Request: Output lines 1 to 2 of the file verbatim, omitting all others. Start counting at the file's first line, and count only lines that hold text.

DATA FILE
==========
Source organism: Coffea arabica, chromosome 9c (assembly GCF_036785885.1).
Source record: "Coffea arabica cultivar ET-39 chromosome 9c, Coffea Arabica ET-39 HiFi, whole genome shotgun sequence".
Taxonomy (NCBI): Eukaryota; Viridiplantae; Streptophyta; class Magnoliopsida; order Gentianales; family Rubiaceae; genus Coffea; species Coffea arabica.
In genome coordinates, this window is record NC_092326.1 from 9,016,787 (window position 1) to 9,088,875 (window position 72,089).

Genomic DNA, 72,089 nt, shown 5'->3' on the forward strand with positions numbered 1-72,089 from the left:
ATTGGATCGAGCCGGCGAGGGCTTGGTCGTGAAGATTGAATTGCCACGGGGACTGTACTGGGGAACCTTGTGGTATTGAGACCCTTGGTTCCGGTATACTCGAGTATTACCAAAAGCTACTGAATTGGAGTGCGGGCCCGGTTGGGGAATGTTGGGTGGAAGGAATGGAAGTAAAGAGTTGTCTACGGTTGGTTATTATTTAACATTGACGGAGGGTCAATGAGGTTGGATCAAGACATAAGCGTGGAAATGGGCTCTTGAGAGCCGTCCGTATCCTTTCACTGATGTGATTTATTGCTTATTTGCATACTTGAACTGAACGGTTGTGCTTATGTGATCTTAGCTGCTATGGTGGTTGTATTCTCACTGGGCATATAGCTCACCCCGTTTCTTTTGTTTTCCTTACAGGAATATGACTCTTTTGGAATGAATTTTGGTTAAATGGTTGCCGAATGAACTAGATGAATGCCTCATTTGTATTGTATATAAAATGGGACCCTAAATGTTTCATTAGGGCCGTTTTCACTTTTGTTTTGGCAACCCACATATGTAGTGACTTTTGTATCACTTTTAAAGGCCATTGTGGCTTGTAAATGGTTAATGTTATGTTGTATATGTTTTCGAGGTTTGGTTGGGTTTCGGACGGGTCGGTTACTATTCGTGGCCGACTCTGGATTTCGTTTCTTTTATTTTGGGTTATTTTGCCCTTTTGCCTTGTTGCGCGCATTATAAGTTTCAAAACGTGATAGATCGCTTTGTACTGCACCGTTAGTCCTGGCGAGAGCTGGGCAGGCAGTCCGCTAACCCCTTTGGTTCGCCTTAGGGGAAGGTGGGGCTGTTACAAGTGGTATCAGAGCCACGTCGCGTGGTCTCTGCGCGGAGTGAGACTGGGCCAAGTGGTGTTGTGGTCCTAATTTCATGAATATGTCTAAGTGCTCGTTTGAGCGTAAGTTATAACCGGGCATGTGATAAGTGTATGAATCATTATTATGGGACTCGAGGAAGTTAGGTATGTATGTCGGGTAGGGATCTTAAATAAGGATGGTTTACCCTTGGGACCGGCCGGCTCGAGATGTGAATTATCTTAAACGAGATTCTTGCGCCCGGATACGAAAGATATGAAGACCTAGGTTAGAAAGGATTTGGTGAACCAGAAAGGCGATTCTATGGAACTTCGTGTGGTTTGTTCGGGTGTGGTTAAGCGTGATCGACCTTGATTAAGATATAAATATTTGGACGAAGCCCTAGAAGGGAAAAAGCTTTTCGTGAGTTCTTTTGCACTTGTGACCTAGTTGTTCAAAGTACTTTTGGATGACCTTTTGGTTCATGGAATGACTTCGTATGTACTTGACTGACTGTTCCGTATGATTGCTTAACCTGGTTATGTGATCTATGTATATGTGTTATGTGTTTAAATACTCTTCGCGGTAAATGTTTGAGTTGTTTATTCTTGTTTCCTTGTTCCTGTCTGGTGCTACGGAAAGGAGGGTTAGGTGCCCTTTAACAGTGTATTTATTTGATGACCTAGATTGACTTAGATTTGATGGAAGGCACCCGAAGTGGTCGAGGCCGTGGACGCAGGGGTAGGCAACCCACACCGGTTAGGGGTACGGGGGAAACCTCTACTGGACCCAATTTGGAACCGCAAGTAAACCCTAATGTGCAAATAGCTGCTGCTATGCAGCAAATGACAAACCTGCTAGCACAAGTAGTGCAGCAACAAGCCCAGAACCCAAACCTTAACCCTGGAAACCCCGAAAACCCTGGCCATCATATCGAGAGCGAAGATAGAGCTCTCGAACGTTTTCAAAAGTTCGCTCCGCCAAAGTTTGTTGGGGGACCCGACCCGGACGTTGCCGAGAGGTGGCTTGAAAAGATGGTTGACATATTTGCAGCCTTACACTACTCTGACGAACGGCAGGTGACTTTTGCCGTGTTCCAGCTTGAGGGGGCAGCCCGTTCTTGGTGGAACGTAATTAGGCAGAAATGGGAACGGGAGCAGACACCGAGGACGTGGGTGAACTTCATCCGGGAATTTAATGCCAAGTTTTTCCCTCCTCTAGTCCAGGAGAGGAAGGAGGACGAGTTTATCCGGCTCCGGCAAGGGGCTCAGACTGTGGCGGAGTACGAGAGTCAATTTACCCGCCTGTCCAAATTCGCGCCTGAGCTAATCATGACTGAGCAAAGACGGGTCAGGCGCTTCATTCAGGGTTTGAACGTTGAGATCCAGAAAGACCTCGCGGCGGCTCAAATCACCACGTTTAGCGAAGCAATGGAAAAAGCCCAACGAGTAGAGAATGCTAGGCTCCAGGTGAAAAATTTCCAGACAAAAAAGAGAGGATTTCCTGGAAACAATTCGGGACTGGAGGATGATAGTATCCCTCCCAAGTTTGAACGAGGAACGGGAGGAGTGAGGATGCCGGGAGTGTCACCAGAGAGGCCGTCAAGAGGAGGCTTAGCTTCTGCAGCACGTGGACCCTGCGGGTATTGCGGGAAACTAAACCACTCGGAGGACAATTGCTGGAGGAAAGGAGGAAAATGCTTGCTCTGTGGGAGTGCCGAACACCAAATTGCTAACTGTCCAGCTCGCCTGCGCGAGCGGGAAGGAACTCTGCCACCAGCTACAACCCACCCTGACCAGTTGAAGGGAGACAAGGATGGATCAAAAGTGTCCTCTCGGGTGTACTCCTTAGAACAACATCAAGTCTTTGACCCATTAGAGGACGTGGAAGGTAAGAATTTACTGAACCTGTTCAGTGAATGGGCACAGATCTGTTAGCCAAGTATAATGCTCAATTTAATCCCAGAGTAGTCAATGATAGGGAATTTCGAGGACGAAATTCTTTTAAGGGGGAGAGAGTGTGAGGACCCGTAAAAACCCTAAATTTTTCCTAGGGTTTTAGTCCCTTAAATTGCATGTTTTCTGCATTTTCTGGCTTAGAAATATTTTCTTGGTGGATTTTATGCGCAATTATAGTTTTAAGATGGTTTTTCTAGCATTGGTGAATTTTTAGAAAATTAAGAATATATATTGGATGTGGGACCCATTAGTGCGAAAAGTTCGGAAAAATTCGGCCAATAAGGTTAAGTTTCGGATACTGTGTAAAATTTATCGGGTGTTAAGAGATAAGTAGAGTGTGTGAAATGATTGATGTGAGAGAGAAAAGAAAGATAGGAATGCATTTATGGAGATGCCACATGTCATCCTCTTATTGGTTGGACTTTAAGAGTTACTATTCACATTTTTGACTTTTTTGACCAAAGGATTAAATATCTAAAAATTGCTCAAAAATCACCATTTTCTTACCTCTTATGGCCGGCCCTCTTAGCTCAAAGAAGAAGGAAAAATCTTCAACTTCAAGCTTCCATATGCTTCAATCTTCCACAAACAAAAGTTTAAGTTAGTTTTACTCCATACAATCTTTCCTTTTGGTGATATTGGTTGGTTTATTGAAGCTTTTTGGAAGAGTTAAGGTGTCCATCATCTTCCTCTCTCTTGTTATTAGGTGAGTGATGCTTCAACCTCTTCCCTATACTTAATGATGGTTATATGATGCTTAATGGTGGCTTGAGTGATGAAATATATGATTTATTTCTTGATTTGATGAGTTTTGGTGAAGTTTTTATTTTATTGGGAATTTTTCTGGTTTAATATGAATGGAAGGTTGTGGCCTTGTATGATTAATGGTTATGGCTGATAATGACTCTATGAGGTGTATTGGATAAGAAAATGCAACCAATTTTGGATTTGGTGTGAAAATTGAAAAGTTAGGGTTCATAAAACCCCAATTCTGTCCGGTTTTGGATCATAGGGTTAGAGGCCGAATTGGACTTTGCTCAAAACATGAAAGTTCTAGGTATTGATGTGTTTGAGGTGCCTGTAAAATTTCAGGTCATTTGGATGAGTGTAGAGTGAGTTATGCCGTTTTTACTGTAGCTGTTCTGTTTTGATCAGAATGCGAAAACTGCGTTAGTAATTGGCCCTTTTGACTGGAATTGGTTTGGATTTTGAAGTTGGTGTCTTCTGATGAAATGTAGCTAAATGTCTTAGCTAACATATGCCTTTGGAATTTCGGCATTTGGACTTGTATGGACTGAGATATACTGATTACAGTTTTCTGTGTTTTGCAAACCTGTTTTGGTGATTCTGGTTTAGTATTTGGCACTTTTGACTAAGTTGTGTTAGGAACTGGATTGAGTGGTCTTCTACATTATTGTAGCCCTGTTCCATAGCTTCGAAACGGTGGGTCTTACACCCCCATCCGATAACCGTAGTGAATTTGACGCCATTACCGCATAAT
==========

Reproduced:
Source organism: Coffea arabica, chromosome 9c (assembly GCF_036785885.1).
Source record: "Coffea arabica cultivar ET-39 chromosome 9c, Coffea Arabica ET-39 HiFi, whole genome shotgun sequence".